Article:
Gov. Northam: State law requires public school districts to require universal masking
Law requires adherence to current CDC guidance
RICHMOND, Va. (WWBT) - Virginia Governor Ralph Northam said school districts with no plans to require masks when kids go back this fall should prepare for a legal battle.
On Thursday, Northam announced that a law passed earlier this year by the General Assembly will impact how schools handle masking this fall.
The law not only requires in-person learning options at all public school districts this fall but also requires school systems to follow “any currently applicable mitigation strategies...to reduce the transmission of COVID-19 that have been provided by the CDC.”
The most recent update from the Centers for Disease Control and Prevention came last week, with health officials recommending universal masking in schools.
“CDC recommends everyone in K-12 schools wear a mask indoors including teachers, staff, students and visitors - regardless of vaccination status,” CDC Director Rochelle Walensky said.
The CDC only ever issues recommendations. According to the governor’s office, the law says schools have to adhere to “mitigation strategies that have been provided by CDC,” and according to their latest guidance, that’s universal masking.
“That law was passed by a strong bipartisan vote of the legislature, and I expect school divisions to follow it. If they choose not to follow it, they should have a frank discussion with their legal counsel,” Northam said.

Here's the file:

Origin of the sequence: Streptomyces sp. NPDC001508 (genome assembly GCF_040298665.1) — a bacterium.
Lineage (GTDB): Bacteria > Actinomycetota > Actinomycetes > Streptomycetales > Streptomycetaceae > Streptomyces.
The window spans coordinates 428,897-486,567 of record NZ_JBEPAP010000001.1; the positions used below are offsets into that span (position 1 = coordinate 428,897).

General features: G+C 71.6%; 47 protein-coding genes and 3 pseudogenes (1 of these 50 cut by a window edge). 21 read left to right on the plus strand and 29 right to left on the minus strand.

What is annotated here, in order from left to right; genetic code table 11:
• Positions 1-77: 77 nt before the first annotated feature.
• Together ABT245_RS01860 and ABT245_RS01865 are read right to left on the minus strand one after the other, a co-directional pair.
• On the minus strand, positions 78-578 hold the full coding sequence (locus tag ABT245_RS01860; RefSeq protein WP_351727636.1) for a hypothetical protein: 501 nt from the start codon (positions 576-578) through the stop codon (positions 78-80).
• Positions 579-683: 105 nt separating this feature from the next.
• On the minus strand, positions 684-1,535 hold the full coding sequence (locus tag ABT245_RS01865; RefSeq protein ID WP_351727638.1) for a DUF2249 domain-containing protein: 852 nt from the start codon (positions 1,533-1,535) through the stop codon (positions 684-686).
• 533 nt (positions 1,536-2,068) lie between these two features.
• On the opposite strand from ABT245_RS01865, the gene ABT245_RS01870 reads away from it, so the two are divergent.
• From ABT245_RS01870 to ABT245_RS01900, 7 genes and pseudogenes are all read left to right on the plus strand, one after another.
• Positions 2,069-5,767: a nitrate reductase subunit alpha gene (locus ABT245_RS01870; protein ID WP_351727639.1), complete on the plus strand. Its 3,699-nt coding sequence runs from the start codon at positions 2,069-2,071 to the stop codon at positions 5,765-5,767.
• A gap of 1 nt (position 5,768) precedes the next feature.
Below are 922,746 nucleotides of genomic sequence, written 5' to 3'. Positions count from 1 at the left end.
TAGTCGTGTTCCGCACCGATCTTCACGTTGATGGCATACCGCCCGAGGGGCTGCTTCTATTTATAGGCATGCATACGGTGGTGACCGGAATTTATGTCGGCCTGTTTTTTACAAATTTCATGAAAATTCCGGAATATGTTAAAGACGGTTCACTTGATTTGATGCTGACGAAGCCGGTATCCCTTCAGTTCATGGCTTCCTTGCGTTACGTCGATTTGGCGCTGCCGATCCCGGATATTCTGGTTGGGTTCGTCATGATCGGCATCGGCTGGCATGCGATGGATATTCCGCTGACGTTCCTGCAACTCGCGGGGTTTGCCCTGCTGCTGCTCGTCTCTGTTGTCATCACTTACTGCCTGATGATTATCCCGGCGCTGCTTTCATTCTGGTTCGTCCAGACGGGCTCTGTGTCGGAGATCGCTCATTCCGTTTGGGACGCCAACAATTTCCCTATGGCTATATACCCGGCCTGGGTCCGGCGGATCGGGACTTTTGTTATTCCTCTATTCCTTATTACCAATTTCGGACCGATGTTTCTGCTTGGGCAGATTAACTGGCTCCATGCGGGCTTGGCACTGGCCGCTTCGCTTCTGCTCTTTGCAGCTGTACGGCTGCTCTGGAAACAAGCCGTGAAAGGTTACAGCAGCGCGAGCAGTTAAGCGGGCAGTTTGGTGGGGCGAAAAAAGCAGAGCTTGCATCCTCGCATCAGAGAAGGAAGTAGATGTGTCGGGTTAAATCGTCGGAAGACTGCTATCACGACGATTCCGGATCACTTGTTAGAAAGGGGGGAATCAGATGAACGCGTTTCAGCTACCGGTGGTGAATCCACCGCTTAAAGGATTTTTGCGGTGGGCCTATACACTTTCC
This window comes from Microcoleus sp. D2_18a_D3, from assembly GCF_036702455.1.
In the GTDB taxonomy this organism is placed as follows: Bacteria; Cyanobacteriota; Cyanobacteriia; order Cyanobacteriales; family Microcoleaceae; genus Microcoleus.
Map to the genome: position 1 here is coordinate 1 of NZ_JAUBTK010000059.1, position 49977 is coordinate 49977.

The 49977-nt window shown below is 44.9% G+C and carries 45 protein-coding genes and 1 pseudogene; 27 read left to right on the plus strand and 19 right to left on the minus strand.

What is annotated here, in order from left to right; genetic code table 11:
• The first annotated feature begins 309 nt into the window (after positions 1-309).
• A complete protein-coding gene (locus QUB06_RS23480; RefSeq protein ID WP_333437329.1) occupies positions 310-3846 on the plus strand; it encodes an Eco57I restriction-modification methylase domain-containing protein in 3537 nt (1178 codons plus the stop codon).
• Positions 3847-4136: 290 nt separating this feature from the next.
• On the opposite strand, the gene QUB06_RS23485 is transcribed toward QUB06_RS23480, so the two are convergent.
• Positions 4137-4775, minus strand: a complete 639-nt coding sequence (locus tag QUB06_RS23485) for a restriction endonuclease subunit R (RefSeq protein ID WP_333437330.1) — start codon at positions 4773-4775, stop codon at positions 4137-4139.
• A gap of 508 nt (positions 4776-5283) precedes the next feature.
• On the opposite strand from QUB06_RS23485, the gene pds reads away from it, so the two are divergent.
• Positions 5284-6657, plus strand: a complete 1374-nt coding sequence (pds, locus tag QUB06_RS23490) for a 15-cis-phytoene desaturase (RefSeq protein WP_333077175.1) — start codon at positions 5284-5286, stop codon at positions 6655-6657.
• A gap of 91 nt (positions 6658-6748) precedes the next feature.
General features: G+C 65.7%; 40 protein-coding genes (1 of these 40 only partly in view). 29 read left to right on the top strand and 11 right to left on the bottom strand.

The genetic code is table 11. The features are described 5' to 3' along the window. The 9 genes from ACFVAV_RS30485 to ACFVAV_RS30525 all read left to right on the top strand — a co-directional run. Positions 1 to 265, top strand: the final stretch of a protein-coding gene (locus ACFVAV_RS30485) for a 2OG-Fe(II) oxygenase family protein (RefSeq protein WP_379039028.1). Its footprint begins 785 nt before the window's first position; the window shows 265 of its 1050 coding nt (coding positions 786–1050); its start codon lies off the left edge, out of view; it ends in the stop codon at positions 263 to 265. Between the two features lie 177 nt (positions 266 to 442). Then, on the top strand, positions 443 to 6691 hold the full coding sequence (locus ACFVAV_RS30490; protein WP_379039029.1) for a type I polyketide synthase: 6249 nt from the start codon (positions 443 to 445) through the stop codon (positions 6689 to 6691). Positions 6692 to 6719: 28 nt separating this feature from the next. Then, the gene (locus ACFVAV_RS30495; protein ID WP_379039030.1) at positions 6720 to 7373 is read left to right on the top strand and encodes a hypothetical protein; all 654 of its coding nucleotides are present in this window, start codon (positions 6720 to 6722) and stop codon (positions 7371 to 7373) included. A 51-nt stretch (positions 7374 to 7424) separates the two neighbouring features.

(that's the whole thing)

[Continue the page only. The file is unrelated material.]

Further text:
Virginia’s Secretary of Education was expected to send letters to superintendents by end of the day, detailing the law and saying that actions will be monitored. If school districts don’t comply by requiring masks, legal action could follow.
“The CDC guidance is people in schools need to be wearing masks,” Northam said.
However, state Republicans are firing back.
“CDC guidelines does not mean the government needs to intercede and tell people what to do,” said Virginia Senator Siobhan Dunnavant, (R) 12th District.
Dunnavant pushed the law, but she says not with the intention of requiring masks in school.
“The wording actually says follow the CDC guidelines as practicable ... masks are an obstacle for some children. I can’t tell you how many parents and how many patients have come in and told me the anxiety their children have about masks,” said Dunnavant, who is an obstetrician and gynecologist.
On Friday, House Republican Leader Todd Gilbert said Northam was “hiding behind a false interpretation of the law” instead of “simply announcing that he will require masking” in schools.
Previously, Henrico Schools said students and teachers would have the choice. Thursday, a spokesperson said that was before the recent CDC recommendation and the rise in community transmission. The updated guidance, the district said, will come before the school board when it meets again in a week.
“So school boards that decided to make this optional, your decision-making process wasn’t good enough. Now, you’re going to have to get legal counsel involved,” Dunnavant said.
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